This paper proposes a GST tool-set based on two graph matrices and their relative spectra for supporting several applications on WDNs management. The aim is to present a complete outline on the capabilities provided by graph spectral techniques applied to WDNs and assemble them into a unique framework. The paper highlights how GST metrics and their algorithms aid to face some crucial tasks of WDN management by just using topological and geometric information. In literature exist several approaches enhancing graph theoretic approaches for WDN management with hydraulic information. There are addressed this way the problem of network failures quantified both with respect to physical connectivity and water supply service level [15,16,17,18], resilience analysis [19], ranking pipes [20], and vulnerability analysis [21]. However, there are a series of advantages of focusing the analysis only on the network topology. The GST tool-set provides a solution in the frequent case of not having available hydraulic information, fosters real-time response for WDN management, makes it easier to deal with large-scale WDNs, provides an initial solution to further applications (e.g., specific algorithms for sensor location), presents a surrogate solution for WDN management in all of the cases, even for disruption scenarios (such as single or multiple component removal), and can be easily extended to contain hydraulic information by weighting the graph, but using similar methodologies to those proposed in this paper.
This paper approaches several issues. Firstly, it is done a robustness analysis by computing the strength of the network connectivity using a number of spectral metrics. This is of high interest to assess the impact of any network perturbation (single or multiple component removal) resulting from random network failures or targeted attacks [22]. The paper also undertakes through GSTs a water network clustering to define the optimal dimension and shape of a District Meter Area (DMA) [23,24]. In addition, there are also tackled both the problem of an optimal sensor placement [25,26,27] and the identification of the most sensitive nodes to malicious attacks [28,29]. Besides providing a unique GST framework for urban water management, this work also presents novelty elements such as the application of spectral tools for several WDN tasks: approaching connectivity and continuity analysis, finding an optimal number of clusters for the water network partitioning, and selecting the most “influential” nodes for locating quality sensors and metering stations. The GST framework is especially useful for aiding the decision making process for real-time WDN management and in the frequent case of not having available hydraulic information.
Last but not least, another two important aspects supporting the use of graph spectral techniques are the following: (a) dealing with easy to implement metrics that can be efficiently solved by standard linear algebra methods; and (b) providing mathematical elegance to the proposed procedures, as they are supported by mathematical theorems. The outline of the paper is the following. First, it provides a brief survey of the principal graph spectral techniques, independently of the application field in which they are used. The main graph matrices and some important eigenvalues and their eigenvectors are defined and explained. In order to better show the meaning and efficiency of spectral tools, a simple Example Network is analyzed. Finally, the GST tool-set is tested on two case studies, a real small-size and an artificial medium-size water system. The conclusions section includes a comparison and analysis of the results.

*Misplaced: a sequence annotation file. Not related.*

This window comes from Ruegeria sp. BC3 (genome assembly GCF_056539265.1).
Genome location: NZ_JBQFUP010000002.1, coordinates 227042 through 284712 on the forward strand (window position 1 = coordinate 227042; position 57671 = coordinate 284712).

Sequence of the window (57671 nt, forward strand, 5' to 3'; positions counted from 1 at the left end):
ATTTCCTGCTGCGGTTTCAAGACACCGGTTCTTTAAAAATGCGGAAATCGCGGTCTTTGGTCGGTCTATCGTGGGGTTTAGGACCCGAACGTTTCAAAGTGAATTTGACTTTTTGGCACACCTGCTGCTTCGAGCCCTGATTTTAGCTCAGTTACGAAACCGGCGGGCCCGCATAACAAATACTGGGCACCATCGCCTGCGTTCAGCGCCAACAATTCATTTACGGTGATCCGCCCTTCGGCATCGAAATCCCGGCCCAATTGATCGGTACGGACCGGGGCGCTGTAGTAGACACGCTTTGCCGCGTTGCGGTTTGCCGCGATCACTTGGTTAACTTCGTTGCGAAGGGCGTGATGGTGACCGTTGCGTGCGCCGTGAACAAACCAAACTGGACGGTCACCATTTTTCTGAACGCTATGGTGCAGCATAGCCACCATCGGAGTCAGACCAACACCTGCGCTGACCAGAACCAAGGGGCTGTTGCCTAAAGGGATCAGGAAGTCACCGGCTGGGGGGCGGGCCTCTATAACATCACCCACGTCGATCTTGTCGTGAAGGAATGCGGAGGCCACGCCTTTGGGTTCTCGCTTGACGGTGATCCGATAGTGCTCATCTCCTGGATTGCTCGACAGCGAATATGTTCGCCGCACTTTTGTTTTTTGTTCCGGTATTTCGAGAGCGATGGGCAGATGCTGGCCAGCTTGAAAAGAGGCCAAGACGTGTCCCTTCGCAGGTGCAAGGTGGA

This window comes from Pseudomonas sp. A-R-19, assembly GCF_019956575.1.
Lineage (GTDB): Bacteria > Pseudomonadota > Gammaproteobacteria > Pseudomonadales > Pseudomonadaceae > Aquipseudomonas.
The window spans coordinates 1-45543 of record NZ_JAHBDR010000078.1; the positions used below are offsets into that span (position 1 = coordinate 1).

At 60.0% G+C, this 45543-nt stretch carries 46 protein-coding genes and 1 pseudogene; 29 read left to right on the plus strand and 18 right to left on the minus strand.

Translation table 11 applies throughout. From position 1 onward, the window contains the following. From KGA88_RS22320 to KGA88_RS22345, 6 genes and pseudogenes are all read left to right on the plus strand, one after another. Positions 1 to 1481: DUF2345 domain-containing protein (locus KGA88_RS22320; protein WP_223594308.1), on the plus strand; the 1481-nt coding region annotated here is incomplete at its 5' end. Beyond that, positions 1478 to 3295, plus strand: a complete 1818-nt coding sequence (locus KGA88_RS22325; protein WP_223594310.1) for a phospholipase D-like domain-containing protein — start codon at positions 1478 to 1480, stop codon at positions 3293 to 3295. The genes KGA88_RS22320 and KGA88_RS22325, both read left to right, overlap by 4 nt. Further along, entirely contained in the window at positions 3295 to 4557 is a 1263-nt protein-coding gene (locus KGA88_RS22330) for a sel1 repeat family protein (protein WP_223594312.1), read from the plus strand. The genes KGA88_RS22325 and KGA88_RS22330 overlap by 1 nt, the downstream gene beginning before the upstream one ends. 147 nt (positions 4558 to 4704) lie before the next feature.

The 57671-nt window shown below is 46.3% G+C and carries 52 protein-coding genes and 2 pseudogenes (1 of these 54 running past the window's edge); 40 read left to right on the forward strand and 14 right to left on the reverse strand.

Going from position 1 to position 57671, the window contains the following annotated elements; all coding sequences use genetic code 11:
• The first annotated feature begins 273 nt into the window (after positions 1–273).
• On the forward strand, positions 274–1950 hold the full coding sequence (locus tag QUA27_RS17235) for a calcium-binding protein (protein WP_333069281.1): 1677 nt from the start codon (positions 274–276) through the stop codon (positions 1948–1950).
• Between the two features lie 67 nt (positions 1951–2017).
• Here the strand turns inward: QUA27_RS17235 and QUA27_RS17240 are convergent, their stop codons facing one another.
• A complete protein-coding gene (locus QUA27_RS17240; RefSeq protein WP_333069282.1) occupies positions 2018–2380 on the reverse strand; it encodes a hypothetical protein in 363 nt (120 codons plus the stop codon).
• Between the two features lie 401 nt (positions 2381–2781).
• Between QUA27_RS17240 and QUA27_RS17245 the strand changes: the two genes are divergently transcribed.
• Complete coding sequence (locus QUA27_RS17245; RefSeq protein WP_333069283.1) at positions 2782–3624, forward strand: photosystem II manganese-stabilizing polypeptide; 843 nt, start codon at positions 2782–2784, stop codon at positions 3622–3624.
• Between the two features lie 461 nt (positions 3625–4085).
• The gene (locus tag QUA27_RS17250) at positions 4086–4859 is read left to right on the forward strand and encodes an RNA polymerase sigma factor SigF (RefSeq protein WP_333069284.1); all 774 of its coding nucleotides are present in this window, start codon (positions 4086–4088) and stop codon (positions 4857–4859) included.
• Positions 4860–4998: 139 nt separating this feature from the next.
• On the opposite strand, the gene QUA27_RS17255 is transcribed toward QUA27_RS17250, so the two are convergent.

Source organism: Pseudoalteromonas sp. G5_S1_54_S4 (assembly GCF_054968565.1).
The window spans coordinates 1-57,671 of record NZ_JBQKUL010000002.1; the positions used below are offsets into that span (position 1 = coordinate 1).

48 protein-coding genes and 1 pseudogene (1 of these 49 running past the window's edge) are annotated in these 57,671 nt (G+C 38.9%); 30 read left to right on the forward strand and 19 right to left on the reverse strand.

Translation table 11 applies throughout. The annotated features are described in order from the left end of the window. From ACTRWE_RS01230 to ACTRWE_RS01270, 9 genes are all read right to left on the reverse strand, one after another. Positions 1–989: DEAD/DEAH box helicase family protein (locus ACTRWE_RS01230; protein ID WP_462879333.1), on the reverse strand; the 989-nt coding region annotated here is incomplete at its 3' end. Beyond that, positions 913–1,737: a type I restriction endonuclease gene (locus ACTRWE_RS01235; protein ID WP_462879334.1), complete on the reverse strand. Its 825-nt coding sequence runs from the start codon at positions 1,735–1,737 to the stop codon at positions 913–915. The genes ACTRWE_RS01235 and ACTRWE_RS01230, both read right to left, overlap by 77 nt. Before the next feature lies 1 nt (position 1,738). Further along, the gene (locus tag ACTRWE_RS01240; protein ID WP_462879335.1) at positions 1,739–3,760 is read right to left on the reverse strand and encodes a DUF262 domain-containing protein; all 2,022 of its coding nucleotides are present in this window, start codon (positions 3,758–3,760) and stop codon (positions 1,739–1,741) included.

2. Spectral Graph Theory

Spectral graph theory is a mathematical approach combining both linear algebra and graph theory [30] in order to exploit eigenvalue and eigenvector properties. This way, the main benefit of spectral graph theory is its simplicity, as any system can be successfully analyzed just through the spectrum of its associated graph matrix, M. Spectral graph parameters contain a lot of information on both local and global graph structure. The computational complexity to compute eigenvalues and eigenvectors of graph matrices is O(n3), where n is the number of vertices/nodes (it is usual to name the elements of a graph as vertices and edges and the elements of a network as nodes and links; we make this distinction throughout the paper.) in the associated graph/network. From the 1990s, graph spectra have been used for several important applications in many fields [31]; such as expanders and combinatorial optimization, complex networks and the internet topology, data mining, computer vision and pattern recognition, internet search, load balancing and multiprocessor interconnection networks, anti-virus protection, knowledge spread, statistical databases and social networks, quantum computing, bioinformatics, coding theory, control theory, and computer sciences.

2.1. Graph Matrices

The Adjacency matrix, A, and the Laplacian matrix, L, are widely used in graph analysis. Another matrices such as the Modularity matrix, the Similarity matrix, and the sign-less Laplacian are omitted from the current GST tool-set. Using them will make a wider GST mathematical framework but require a further investigation that falls out of the scope of this proposal. The following items synthetically describe a number of graph matrices that are related to A and L, whose properties are introduced and developed in this paper.